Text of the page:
Cesarean section delivery is among the most common surgical procedures. It is estimated that in 2012 alone, over 22 million cesarean deliveries were performed worldwide. Data from the National Vital Statistics show that the total cesarean section rate in the U.S. in 1996 was approximately 21%.

Since that time, there has been a rapid increase in the rate, such that in 2011, close to 1 in 3 mothers delivered by cesarean. Although the rate has leveled since then, there remains no evidence that such a significant increase has been accompanied by a concomitant decrease in maternal or neonatal mortality.

Although cesarean delivery can be life-saving for the fetus, the mother, or both in certain cases, the concern exists that cesarean delivery is overused. Hence, the matter is a global health issue. Since one of the main driving forces for the increased total cesarean rate has been a marked shift to repeat cesarean delivery following a previous primary cesarean section, a concerted effort over the past several years has been to examine closely the factors related to the safe management of the nulliparous pregnancy.

As early as 1985, the World Health Organization (WHO) stated there was no justification for any region to have a cesarean delivery rate greater than 10-15 /100 live births. Nevertheless, the rates continued to increase worldwide with no scientific evidence indicative of substantial maternal or perinatal benefit.

In fact, a number of studies have associated higher rates of cesarean deliveries with negative consequences, including increased maternal and neonatal morbidity and mortality as well as increased consumption of limited health resources by procedures without medical indications.

In March 2014, a consensus report was issued by the American College of Obstetrics and Gynecology and the Society for Maternal-Fetal Medicine on the safe prevention of the primary cesarean section. Among other points, it addressed management guidelines for the most frequent indications for primary cesarean deliveries, namely, labor dystocia, abnormal or indeterminate fetal heart rate tracing, fetal malpresentation, multiple gestation, and suspected macrosomia.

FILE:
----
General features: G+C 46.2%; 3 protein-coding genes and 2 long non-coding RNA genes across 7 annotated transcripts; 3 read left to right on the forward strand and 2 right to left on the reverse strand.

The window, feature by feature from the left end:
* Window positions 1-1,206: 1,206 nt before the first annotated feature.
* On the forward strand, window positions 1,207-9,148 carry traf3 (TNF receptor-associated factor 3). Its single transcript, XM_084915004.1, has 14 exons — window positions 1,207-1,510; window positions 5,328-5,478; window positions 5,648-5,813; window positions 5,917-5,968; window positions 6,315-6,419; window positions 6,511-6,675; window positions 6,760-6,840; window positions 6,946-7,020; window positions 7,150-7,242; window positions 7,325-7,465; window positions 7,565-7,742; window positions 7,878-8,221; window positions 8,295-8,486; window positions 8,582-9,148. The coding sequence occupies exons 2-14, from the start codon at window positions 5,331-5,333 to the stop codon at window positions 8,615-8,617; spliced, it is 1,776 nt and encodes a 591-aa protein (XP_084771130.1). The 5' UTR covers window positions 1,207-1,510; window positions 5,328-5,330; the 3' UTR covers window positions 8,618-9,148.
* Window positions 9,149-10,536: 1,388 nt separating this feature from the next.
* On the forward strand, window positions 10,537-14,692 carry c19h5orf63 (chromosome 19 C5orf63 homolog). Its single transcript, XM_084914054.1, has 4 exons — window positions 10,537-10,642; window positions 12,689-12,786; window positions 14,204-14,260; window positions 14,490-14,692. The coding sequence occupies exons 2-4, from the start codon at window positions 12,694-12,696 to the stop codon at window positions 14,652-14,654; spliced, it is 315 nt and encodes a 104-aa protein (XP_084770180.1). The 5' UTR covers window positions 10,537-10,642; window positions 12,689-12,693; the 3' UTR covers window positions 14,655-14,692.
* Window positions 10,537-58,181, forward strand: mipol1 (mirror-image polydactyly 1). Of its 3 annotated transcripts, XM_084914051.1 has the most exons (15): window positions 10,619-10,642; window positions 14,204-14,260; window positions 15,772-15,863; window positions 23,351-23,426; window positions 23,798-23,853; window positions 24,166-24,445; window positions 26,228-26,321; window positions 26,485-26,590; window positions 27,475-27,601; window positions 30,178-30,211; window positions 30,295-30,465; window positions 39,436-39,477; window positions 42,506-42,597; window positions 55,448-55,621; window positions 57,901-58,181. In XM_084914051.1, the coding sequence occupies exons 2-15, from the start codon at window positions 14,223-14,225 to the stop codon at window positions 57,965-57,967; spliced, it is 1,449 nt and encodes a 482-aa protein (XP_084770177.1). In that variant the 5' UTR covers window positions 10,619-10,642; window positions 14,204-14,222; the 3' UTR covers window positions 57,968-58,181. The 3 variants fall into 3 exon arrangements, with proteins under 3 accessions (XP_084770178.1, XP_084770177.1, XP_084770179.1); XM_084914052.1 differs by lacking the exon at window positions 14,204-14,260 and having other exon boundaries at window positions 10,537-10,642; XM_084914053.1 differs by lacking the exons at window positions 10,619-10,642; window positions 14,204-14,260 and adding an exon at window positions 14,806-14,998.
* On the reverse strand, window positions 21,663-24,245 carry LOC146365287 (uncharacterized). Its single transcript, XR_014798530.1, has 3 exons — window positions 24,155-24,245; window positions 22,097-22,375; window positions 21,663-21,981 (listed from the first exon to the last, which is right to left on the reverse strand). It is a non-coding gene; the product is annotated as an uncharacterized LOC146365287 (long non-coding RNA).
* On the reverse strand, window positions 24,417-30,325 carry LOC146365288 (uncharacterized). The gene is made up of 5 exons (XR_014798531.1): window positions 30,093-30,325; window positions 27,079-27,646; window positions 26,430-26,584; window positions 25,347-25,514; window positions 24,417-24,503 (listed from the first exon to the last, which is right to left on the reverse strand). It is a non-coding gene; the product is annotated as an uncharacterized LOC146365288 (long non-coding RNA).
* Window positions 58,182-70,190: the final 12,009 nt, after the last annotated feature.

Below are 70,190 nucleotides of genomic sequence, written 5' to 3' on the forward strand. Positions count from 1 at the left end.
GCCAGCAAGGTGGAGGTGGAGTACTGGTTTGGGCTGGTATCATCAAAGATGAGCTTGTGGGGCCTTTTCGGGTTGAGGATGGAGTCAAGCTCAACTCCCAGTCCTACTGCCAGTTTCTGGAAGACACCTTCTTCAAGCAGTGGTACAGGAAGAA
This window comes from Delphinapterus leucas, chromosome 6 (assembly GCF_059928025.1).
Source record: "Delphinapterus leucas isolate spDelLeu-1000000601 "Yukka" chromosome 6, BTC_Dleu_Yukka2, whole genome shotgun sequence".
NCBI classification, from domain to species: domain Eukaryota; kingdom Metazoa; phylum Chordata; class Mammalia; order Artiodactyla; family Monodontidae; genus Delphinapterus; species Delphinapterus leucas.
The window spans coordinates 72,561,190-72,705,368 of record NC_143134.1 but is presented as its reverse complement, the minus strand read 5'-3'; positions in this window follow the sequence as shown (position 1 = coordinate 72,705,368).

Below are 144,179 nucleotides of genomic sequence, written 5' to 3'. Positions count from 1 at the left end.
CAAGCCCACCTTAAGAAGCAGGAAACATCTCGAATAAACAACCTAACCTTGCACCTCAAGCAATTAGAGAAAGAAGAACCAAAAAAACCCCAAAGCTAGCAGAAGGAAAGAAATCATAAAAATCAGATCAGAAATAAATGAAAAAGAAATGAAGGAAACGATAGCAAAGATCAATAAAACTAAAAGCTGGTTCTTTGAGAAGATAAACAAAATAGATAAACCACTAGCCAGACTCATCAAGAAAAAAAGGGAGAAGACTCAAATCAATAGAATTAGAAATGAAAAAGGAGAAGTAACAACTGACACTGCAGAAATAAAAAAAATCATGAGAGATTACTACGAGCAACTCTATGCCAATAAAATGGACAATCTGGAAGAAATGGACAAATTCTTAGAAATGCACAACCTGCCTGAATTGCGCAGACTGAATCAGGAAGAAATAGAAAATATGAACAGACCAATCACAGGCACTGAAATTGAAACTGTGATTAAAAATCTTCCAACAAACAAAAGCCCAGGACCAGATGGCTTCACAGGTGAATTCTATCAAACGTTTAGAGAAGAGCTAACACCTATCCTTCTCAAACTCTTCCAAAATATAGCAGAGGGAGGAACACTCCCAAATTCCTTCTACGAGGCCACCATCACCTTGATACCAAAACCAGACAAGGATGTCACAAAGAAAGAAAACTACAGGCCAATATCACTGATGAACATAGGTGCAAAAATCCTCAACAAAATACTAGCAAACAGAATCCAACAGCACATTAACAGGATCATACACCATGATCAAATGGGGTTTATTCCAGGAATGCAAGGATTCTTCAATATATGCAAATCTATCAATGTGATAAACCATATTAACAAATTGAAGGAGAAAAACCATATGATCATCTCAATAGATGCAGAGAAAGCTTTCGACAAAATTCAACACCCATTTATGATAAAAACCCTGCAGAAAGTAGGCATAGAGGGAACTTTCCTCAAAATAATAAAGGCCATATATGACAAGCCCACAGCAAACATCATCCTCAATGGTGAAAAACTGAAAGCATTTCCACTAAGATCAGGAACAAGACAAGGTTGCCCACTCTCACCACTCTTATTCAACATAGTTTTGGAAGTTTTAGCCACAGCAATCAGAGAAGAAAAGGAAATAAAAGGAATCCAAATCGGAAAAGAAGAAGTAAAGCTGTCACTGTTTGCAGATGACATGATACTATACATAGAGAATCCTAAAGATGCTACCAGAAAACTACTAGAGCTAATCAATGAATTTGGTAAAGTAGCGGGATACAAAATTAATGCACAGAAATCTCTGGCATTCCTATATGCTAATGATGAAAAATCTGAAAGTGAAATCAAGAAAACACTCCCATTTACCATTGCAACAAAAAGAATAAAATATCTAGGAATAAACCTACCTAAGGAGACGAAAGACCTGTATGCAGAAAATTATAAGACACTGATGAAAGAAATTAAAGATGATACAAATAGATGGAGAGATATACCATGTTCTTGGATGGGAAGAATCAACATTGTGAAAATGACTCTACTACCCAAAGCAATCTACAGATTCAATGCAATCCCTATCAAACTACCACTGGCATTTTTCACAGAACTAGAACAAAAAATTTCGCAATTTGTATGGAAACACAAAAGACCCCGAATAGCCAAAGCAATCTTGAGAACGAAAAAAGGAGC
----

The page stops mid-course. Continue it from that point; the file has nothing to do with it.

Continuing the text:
The report encouraged obstetricians to allow more time to progress through a vaginal delivery without intervention, recommended improved and standardized fetal heart rate interpretation and management, and advocated access to non-medical interventionsduring labor, such as continuous labor and delivery support.

A study by researchers at Harvard Medical School and the Stanford University School of Medicine published December 2015 in The Journal of the American Medical Association suggested that based on analyses of cesarean section rates and maternal and neonatal outcomes among 194 WHO member countries the ideal rate of childbirth by cesarean section approximates 19% of all births as opposed tothe previously considered optimal rate of 10-15%. Although the finding is higher than the former target, it remains significantly lower than the current rate in U.S. hospitals.

In its April 2015 position statement on cesarean delivery, the WHO moved away from any target rate. Rather, it emphasized that every effort should be made to ensure cesarean sections are provided to the women in need and only be performed when medically necessary.

It is gratifying that the concept of “target rate” is no longer tied to the delivery of quality medical care. Primarily due to the lack of a consistent classification system to monitor and compare different obstetric profiles, meaningful data relative to cesarean section rates is missing.

It is only when such systems as the Robson Ten Group Classification System are widely adopted by institutions that valid “risk-adjusted”cesarean section rates can potentially be developed and comparisons be made between institutions, regions, and countries.